ST. PAUL, Minn. (KEYC) — The Minnesota Department of Agriculture recently confirmed the presence of emerald ash borer in Rice County.
The MDA says that a Faribault Public Works Department employee contacted them after they noticed an ash tree with EAB symptoms on private property in the city of Faribault. MDA staff were then able to find live EAB larvae and collect a sample for federal identification.
“The Faribault city employee was able to identify the signs of EAB thanks to an MDA workshop he attended earlier this month,” said Mark Abrahamson, director of MDA’s Plant Protection Division. “That’s why knowledge of the signs and symptoms of this insect is so important in limiting its spread.”
Abrahamson said there are several things residents should look for when checking their ash trees for emerald ash borer, including:
- Inspecting for woodpecker damage. Woodpeckers like EAB larvae and woodpecker holes may indicate the presence of EAB;
- Checkubg for cracks in the bark because EAB larvae tunneling under the bark can cause the bark to split open, revealing the larval (S-shaped) tunnels underneath; and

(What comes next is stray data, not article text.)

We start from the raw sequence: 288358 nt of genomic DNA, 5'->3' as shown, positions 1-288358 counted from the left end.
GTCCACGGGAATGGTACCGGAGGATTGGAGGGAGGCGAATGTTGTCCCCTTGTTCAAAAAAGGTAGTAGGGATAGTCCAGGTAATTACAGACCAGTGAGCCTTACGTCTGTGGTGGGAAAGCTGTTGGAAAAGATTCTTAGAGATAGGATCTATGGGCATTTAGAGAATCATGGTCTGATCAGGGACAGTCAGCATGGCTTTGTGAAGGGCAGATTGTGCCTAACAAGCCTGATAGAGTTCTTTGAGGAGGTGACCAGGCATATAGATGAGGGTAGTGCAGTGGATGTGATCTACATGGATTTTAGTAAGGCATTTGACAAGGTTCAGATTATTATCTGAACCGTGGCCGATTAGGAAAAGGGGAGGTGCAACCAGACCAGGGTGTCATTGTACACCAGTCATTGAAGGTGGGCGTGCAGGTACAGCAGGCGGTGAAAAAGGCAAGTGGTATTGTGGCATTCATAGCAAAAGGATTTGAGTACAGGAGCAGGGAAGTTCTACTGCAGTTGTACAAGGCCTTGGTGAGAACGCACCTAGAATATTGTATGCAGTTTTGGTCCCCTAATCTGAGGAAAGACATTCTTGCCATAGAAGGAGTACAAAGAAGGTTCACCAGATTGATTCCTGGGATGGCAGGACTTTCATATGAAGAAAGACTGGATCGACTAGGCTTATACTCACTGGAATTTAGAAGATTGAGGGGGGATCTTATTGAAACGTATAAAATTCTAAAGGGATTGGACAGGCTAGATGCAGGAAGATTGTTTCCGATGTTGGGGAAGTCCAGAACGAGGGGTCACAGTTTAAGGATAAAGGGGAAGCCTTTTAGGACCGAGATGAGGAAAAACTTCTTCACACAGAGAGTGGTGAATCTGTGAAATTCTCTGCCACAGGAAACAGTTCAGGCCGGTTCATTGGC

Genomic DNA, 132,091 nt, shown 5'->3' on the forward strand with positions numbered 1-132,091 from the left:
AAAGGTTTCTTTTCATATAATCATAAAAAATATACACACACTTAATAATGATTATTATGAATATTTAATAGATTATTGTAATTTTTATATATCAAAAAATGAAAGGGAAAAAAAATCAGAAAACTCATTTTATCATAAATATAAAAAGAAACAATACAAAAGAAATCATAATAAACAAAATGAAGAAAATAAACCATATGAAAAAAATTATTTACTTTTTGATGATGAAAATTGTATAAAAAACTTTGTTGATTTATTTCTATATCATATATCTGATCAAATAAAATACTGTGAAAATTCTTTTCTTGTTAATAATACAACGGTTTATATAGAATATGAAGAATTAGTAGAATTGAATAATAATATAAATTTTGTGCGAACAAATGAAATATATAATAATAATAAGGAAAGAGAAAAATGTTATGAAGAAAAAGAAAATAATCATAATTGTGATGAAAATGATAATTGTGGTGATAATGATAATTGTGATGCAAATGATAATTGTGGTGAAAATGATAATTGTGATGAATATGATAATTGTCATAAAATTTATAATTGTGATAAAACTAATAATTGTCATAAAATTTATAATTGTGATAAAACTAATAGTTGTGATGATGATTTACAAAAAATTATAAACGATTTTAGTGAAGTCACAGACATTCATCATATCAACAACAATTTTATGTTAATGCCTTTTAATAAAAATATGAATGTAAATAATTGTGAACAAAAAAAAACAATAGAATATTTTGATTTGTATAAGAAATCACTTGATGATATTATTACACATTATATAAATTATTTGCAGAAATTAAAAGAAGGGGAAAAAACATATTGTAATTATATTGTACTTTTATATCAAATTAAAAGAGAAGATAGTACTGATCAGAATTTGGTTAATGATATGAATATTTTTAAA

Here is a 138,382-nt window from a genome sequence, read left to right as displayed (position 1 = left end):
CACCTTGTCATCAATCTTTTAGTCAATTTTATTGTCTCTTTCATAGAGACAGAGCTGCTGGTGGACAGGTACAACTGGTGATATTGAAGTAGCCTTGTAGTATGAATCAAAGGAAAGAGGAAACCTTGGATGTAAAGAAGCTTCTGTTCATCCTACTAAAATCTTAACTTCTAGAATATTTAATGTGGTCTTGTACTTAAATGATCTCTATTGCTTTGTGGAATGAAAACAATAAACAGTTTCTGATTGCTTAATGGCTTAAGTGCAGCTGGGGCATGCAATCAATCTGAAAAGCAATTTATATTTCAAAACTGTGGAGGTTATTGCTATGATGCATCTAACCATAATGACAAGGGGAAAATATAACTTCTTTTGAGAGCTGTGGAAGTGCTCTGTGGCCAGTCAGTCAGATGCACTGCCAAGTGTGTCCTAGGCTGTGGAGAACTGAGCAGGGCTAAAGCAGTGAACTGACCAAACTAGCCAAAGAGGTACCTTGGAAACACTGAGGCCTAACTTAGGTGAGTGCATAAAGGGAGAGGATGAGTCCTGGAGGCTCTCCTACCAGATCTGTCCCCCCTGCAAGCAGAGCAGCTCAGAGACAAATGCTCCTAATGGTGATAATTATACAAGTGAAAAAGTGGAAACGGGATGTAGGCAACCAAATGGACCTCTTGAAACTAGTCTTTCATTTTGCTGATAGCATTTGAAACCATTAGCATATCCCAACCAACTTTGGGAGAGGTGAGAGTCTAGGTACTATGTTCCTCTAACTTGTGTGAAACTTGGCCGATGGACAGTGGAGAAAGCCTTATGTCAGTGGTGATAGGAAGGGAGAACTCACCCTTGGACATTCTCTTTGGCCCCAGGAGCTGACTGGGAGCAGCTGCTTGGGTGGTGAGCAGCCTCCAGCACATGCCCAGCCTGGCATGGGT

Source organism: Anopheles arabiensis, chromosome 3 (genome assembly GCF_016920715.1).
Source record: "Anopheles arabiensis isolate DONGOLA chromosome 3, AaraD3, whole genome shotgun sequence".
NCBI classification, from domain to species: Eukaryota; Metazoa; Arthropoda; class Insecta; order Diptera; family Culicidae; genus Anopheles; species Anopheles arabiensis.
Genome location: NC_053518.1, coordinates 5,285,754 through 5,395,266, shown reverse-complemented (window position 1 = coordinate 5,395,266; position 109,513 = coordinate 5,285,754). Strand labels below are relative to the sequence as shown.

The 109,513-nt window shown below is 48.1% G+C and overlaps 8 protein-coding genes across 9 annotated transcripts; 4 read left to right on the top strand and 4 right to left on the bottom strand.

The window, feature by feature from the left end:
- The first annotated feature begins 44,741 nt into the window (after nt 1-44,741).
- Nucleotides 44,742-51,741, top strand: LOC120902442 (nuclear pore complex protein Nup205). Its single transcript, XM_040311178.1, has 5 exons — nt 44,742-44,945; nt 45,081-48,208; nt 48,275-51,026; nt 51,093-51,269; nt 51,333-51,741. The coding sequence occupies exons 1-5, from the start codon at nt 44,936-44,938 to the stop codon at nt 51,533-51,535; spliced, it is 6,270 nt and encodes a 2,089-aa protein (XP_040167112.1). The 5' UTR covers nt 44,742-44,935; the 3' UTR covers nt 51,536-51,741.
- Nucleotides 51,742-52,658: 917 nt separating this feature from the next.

- Contacting a professional. If you feel your ash tree may be infested with EAB, contact a tree care professional, your city forester or the MDA at email@example.com or by phone at 1-888-545-6684.
Since this is the first reported case of EAB within Rice County, the Minnesota Department of Agriculture has issued an emergency quarantine to limit the movement of firewood and ash material out of the county. Officials hope that this emergency quarantine will reduce the risk of further spreading the tree-killing insect.
Additional information about EAB is available on the Minnesota Department of Agriculture’s website.
Rice County becomes the 22nd county in the state to have a confirmed presence of Emerald Ash Borer.